Real Estate Asia Awards judge Sok Hiang joins panel of judges this year
Despite the challenges, Drew & Napier’s Director and Co-Head for Real Estate still believe that the industry is and has always been an exciting area to work in.
Sok Hiang is Drew & Napier’s Director and Co-Head of their Real Estate and Corporate Real Estate Practice Group. Her primary areas of practice include all aspects of real estate work, and banking and finance transactions.
With extensive real estate and real estate financing experience, Sok Hiang has advised major institutional clients on major real estate and real estate financing transactions. She also acts for major developers in the sale, acquisition (including collective acquisition), financing, and leasing of residential, commercial, and industrial properties. This includes executive condominiums and mixed residential and commercial developments, liaising with the various statutory boards and regulatory authorities, such as the Controller of Housing and Development Control within the Urban Redevelopment Authority, the Inland Revenue Authority of Singapore, the Singapore Land Authority, and Land Transport Authority, where required.
Moreover, Sok Hiang is experienced in the structuring of real estate transactions, loans, and financial transactions. She represents and advises lessors and lessees on leases of commercial, industrial and residential property, and also advises major local as well as offshore banks and lending syndicates, finance companies, and insurance companies on loan and other debt-related financings. This includes bilateral and syndicated loans and acquisition financings.
Real Estate Asia recently chatted with Sok Hiang as she shared her ideas about real estate during the pandemic. She also gave her insights about the challenges and opportunities that the crisis brings; the changes in structuring transactions; real estate trends and its future in Asia and the world.
What do you think is the most important factor when judging real estate developments for the Real Estate Asia awards?
In this current climate, the market players’ response to the disruptions and market changes that have been accelerated by the COVID-19 pandemic would be an important factor. One should also take into account how they maximise efficiency with the adoption of technology, and perhaps consider environmental sustainability and efficiency, since consumers are becoming increasingly conscious of environmental, social and corporate governance (ESG) practices/requirements.
What can the real estate industry learn from the COVID-19 crisis? And for those who have been badly hit, what can owners do to jumpstart their recovery?
We have learnt that we need to be able to respond swiftly to sudden changes and disruptions brought about by the COVID-19 pandemic while still ensuring business continuity and continued compliance and performance of our obligations in the midst of a pandemic.
What are the challenges and opportunities in the real estate industry today?
We must be adaptable and keep up with the legislative and regulatory changes pertaining to the real estate industry, especially during this COVID-19 period. For example, the COVID-19 (Temporary Measures) Act (“COVID-19 Act”) and the COVID-19 (Temporary Measures) (Alternative Arrangements for Meetings for Management Corporations, Subsidiary Management Corporations and Collective Sale Committees) Order 2020 (“COVID-19 Order”) were swiftly passed/issued to provide for alternative arrangements for inter alia meetings of collective sale committees (“CSCs”) and general meetings of Management Corporations. We therefore had to work with the CSCs to ensure that such meetings complied not only with the provisions set out in the Land Titles (Strata) Act and within compressed timelines, but also with the COVID-19 Act and the COVID-19 Order. We also advise our clients on the concessions for deadlines/procedures specified in the legislation which the Minister for Law may grant on a case-by-case basis.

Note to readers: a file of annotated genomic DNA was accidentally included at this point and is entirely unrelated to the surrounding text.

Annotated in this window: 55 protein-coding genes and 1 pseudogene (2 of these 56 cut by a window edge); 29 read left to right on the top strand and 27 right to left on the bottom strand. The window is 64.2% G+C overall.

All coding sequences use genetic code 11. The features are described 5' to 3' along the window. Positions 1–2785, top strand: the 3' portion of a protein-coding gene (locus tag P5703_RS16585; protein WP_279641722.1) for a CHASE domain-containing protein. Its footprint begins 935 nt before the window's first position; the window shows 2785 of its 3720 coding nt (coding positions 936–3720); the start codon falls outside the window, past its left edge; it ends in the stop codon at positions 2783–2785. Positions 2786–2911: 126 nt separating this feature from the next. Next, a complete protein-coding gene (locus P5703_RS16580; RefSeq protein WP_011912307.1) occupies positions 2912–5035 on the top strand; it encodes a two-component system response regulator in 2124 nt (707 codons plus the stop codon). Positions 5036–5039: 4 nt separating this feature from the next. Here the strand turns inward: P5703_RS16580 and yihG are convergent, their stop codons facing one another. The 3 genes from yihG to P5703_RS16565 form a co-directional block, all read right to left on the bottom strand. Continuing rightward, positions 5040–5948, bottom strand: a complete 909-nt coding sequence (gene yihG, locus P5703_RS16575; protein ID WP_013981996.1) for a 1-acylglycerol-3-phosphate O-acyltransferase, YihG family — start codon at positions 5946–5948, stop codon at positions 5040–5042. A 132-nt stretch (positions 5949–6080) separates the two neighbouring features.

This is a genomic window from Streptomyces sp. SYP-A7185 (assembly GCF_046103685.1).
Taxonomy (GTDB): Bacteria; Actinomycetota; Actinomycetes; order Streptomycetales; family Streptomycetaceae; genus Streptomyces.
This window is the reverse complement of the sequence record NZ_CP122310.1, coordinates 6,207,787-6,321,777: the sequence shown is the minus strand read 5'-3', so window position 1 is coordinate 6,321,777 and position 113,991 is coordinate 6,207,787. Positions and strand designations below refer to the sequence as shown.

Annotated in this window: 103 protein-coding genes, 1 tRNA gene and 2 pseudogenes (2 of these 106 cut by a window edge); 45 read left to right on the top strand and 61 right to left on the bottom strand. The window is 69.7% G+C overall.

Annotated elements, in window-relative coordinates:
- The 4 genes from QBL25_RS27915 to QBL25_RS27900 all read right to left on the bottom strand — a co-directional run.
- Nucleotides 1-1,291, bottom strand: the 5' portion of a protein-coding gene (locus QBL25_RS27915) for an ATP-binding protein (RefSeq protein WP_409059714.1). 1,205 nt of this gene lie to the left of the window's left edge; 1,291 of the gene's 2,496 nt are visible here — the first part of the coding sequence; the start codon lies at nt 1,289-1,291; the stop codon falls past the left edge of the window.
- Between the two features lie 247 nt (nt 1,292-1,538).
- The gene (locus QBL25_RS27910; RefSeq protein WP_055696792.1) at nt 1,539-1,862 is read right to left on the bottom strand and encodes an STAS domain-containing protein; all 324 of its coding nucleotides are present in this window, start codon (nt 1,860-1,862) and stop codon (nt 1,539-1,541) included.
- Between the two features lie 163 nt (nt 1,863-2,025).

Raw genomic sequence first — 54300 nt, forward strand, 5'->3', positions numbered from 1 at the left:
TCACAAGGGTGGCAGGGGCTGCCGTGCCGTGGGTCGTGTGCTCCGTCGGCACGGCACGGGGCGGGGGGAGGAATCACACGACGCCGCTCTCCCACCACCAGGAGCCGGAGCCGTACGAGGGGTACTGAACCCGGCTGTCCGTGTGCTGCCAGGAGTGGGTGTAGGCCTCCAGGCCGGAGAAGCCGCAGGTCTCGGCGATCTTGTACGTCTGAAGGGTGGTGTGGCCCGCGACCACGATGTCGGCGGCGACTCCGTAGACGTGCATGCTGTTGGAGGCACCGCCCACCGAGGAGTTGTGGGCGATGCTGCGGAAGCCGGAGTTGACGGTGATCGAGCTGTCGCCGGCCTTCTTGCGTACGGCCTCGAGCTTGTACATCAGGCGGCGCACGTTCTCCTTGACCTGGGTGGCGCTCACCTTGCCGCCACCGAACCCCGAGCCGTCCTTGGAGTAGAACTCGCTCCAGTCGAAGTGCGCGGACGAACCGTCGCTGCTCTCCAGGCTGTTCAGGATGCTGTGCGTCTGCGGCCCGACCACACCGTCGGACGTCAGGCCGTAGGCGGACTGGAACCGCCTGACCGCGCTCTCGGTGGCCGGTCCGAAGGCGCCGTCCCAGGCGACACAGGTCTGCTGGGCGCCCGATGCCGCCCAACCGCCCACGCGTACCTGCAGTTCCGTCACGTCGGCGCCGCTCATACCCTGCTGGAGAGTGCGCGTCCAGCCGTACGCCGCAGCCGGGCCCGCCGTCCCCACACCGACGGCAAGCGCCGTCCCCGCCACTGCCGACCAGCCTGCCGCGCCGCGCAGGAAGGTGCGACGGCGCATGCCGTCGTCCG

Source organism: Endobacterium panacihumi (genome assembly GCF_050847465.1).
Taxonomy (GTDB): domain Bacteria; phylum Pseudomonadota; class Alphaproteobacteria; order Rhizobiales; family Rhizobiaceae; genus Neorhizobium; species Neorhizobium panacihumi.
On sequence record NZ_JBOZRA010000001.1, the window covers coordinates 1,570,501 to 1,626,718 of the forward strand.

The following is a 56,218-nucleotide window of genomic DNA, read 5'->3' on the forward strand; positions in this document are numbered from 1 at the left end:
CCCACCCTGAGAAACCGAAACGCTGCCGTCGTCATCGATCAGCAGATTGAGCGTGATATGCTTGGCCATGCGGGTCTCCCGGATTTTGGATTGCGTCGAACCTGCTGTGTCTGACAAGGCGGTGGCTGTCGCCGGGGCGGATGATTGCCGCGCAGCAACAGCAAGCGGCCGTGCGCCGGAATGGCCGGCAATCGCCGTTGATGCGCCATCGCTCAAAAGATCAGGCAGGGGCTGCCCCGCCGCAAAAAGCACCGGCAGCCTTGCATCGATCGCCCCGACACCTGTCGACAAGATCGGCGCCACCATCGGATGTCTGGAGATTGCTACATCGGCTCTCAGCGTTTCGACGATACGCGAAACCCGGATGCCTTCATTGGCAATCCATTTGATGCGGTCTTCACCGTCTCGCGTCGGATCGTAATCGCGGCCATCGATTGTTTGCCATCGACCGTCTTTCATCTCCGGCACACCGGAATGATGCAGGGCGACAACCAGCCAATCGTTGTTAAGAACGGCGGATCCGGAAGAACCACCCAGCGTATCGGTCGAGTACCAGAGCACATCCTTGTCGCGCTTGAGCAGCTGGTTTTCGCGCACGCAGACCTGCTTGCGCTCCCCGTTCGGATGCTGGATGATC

Which trends will define the real estate industry in the years to come?
Whilst the COVID-19 crisis has brought about disruptions across the real estate industry, it has also brought about accelerated changes in market trends. It appears, for instance, that the e-commerce industry has been growing, leading to increased demand for industrial space for logistics facilities and warehouses, together with an increased need for data centres with the growth of technology in business operations.
What do you think has changed when it comes to structuring real estate transactions, loans and other financial transactions during the pandemic?
Disruptions to business operations brought about by infectious diseases are no longer a remote possibility and parties have to be prudent in assessing these considerations in managing business and operational disruptions. We do see these factors being taken into consideration in structuring real estate transactions.
In Drew & Napier, the firm has a dedicated COVID-19 Response Team who stand ready to support clients in any area of the law. We also bring together our experts to share knowledge through our COVID-19 Insights Hub to help clients understand the key issues for their business in order to chart their way forward.
What do you think is the future of real estate in Asia and the world?
It is possible that the real estate industry as a whole may experience fundamental and structural changes in the years to come, not just due to this pandemic (which may have accelerated some of the changes), but also with globalisation and digitalisation.
Real estate has always been an exciting area to work in, and we have always worked in collaboration with our clients and business partners to meet and overcome the challenges which we have faced over the decades of changes and development in the real estate industry. We look forward to a continued working relationship in this regard.